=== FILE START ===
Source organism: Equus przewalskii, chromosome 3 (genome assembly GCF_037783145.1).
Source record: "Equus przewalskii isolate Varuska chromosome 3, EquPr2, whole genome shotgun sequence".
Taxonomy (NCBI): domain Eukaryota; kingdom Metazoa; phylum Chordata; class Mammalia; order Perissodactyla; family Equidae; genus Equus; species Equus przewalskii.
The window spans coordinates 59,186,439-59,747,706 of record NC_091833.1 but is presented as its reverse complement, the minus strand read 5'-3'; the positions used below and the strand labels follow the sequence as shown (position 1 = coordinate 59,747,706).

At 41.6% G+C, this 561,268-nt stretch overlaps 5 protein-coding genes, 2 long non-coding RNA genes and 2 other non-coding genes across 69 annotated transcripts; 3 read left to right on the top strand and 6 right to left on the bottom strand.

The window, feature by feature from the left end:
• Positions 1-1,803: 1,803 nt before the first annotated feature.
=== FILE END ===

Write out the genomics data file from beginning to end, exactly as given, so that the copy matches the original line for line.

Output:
Source organism: Equus przewalskii, chromosome 3 (genome assembly GCF_037783145.1).
Source record: "Equus przewalskii isolate Varuska chromosome 3, EquPr2, whole genome shotgun sequence".
Taxonomy (NCBI): domain Eukaryota; kingdom Metazoa; phylum Chordata; class Mammalia; order Perissodactyla; family Equidae; genus Equus; species Equus przewalskii.
The window spans coordinates 59,186,439-59,747,706 of record NC_091833.1 but is presented as its reverse complement, the minus strand read 5'-3'; the positions used below and the strand labels follow the sequence as shown (position 1 = coordinate 59,747,706).

At 41.6% G+C, this 561,268-nt stretch overlaps 5 protein-coding genes, 2 long non-coding RNA genes and 2 other non-coding genes across 69 annotated transcripts; 3 read left to right on the top strand and 6 right to left on the bottom strand.

The window, feature by feature from the left end:
• Positions 1-1,803: 1,803 nt before the first annotated feature.